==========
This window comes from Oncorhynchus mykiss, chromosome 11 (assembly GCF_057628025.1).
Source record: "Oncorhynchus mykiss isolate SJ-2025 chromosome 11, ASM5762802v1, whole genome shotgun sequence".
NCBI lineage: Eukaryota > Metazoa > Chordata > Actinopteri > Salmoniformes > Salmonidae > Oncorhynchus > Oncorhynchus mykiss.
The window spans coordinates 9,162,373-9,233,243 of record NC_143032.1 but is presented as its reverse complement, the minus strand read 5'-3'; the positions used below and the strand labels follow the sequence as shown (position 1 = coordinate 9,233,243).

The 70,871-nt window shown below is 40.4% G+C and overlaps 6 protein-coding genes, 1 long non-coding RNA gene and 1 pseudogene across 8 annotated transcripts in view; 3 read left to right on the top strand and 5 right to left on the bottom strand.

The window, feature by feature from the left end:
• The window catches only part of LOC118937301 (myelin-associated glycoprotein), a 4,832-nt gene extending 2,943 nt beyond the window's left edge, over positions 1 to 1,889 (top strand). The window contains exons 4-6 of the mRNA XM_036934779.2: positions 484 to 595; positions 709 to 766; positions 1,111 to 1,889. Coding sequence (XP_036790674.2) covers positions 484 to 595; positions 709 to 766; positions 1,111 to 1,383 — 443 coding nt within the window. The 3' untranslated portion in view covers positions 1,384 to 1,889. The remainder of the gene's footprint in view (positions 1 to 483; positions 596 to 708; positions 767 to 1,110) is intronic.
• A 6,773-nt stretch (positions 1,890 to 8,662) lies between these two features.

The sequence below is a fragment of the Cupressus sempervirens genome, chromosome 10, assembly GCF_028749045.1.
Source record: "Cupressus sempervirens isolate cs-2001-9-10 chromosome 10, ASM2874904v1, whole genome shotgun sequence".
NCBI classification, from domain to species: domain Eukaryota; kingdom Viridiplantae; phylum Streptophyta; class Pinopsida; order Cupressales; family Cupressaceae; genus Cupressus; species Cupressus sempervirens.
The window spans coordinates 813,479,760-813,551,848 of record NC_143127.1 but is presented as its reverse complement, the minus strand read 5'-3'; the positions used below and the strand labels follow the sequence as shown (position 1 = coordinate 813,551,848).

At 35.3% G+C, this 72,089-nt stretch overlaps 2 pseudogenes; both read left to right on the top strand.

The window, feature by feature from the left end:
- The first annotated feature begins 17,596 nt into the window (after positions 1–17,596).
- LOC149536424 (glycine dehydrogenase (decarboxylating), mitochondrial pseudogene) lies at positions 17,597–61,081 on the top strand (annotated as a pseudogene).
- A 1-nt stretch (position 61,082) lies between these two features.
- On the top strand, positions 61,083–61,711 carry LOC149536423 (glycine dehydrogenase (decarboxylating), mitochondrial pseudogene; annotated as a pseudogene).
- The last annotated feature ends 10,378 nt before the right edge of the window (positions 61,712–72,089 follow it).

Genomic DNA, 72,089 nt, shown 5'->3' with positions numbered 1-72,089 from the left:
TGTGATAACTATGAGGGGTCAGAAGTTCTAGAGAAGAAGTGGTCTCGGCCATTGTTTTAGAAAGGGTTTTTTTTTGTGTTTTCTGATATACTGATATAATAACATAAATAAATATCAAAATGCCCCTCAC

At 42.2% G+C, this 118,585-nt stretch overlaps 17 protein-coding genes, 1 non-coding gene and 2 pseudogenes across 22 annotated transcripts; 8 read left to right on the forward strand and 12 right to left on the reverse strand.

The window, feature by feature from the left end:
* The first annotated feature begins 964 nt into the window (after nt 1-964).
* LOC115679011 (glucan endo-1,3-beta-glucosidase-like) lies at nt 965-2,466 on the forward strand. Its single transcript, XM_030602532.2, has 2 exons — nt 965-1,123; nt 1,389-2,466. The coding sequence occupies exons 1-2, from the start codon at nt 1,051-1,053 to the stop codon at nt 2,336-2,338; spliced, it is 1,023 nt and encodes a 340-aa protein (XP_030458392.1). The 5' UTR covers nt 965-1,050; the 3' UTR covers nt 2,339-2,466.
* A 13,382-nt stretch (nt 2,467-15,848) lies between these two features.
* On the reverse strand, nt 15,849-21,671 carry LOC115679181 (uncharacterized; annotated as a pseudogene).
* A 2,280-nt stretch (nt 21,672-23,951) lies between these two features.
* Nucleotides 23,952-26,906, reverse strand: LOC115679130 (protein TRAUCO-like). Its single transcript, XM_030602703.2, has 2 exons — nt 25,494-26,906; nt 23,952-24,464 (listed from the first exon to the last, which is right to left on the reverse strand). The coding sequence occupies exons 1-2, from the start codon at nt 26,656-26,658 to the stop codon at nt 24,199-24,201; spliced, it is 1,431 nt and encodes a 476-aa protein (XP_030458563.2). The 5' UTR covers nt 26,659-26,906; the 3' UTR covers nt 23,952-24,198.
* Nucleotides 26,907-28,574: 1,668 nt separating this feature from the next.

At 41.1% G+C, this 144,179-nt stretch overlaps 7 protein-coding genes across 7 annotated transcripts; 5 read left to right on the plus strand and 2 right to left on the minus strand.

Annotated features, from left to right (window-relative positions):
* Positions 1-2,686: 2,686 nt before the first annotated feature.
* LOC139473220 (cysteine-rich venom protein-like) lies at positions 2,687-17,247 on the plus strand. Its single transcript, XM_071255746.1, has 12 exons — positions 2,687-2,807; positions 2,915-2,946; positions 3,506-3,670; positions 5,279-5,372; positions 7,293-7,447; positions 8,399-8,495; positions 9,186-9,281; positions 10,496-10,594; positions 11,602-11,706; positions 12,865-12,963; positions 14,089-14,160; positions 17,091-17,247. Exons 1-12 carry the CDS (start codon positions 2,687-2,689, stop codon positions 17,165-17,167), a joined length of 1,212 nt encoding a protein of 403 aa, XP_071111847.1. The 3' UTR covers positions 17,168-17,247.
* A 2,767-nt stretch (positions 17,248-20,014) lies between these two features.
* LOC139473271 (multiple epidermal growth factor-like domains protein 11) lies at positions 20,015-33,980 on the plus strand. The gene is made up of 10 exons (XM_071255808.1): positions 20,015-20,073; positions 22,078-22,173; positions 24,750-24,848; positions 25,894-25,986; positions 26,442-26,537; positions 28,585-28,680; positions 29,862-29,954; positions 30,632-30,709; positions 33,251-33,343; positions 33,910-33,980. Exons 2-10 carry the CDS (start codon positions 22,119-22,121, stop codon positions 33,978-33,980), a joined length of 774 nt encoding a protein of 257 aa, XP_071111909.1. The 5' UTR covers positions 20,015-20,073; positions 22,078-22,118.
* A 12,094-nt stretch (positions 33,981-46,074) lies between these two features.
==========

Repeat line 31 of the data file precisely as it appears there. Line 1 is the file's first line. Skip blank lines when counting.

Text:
At 41.1% G+C, this 144,179-nt stretch overlaps 7 protein-coding genes across 7 annotated transcripts; 5 read left to right on the plus strand and 2 right to left on the minus strand.